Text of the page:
Do We Really Need To Tell You Not To Put Glitter In Your Vaginas?

Glitter make-up
Photo by Getty

In the year of our Lord 2017, it’s hard to believe we have to tell women out there not to put glitter inside their vaginas. Let alone to tell wider society to stop making us feel ashamed of our genitalia in the first place.

But apparently, we do, because one brand has seized a gap in the market for a glitter product no one wanted or needed – a magical, vaginal bombs that makes your discharge sparkle, taste like candy and smell like sweets. The catch? The enormous risk of giving yourself a severe gynaecological infection from a product that not only doesn’t include a thorough list of ingredients, but is completely unnecessary.

Never the less, online retailer Pretty Woman Inc claims it has sold out of the small capsules, that, according to the website, “you insert into your vagina and allow it to naturally dissolve and release its contents”.

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“The flavour is sweet like candy but not overly sweet, just enough to make your lover feel that your Yara (water-lady or little butterfly) is what all vaginas are supposed to look, feel and taste like; soft, sweet and magical!”

So far, so nauseating.

Unsurprisingly, gynaecologists are warning users against trying the product.

In a blog piece titled Don’t glitter bomb your vagina, Dr Jen Gunter wrote:

“Given all the pussyfooting around the ingredients it is hard to offer specific advice (beyond don’t use it), but I will do my best because I know you all want to know.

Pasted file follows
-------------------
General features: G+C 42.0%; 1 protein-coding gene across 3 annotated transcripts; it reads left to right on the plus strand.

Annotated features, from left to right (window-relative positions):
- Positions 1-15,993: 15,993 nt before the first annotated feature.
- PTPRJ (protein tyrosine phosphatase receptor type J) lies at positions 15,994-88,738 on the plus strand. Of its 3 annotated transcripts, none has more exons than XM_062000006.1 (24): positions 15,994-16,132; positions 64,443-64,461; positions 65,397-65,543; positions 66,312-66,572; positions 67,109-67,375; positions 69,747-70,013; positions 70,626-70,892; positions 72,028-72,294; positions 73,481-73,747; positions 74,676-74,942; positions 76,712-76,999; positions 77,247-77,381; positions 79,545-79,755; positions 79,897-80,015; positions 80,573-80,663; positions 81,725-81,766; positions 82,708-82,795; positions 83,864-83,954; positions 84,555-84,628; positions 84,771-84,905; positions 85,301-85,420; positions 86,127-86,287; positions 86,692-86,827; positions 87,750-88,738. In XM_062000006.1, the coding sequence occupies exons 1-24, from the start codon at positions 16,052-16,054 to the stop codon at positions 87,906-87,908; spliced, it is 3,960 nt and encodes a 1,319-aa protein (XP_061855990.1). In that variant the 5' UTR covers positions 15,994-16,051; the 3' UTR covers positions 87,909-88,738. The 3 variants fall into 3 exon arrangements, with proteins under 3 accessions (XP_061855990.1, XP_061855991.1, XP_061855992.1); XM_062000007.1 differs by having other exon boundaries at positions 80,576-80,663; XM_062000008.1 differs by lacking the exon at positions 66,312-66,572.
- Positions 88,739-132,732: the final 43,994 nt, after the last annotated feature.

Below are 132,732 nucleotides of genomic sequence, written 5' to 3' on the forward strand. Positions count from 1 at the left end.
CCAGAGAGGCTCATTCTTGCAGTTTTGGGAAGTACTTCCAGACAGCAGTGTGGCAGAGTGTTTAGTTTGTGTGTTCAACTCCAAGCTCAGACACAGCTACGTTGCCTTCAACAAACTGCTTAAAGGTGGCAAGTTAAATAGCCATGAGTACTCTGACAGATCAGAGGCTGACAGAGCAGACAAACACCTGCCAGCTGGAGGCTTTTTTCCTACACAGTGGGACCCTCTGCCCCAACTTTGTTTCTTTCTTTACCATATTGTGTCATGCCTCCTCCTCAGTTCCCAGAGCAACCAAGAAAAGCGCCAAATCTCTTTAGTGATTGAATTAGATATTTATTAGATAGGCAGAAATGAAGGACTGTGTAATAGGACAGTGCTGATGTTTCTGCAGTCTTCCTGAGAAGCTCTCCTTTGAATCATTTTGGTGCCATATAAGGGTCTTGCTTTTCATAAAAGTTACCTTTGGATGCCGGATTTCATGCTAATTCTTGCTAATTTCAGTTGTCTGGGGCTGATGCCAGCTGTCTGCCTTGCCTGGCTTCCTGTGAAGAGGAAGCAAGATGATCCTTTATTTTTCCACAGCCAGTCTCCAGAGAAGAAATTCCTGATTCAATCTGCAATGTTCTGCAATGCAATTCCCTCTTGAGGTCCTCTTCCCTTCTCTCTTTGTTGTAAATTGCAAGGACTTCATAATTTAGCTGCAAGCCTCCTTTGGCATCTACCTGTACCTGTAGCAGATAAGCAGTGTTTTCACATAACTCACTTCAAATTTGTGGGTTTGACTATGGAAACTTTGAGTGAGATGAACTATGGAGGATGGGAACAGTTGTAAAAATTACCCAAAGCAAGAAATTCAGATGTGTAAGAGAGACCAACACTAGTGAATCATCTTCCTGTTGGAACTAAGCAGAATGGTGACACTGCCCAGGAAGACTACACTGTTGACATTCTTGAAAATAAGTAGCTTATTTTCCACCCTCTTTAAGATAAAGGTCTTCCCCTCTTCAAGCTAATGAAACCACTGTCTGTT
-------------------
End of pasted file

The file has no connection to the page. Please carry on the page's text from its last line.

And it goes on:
“Could the plastic be a nidus for bacteria? Sure. I’ve seen a nasty inflammatory vaginal discharge from sand so this could be a similar set up. Might the little flakes of plastic produce vaginal wall granulomas ? (A granuloma is walled off inflammatory mass produced by tissue in response to a foreign body). They could.

“If it isn’t plastic and it’s sugar, well, depositing sugar in the vagina lets the bad bacteria go wild. Studies looking at treating bacteria vaginitis with vaginas probiotics were halted because the glucose keeping the probiotics alive made the bad bacteria go wild. Could the vehicle be an irritant and cause a vaginal contact dermatitis? Yes and ouch. Think vaginal sunburn!

“Is it possible the goo might damage the good vaginal bacteria leading to infections as well as in increased risk of STIs? You bet. Given how tacky it looks it is unlikely an intimate lubricant (or a safe one anyway). What impact will this have on vaginal pH? Unknown.”

Those are the symptoms, but let’s briefly touch on what caused this product to exist in the first place. Perhaps it’s the same reason a worrying number of girls, some as young as nine, are requesting surgery on their vaginas because the appearance of them distresses them? Does it have something to do with how horrified we are by our own pubic hair? So much so, that many of us undergo 25 minutes of excruciating pain having the whole lot waxed off every month. What is wrong with the way we are anyway, and who is telling us to change? Are men doing this to their genitalia too, or are we doing it out of a misguided sense that it will make us more attractive?

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All questions well worth thinking about before you landscape your Lady Garden in the future.

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Originally published 5th July 2017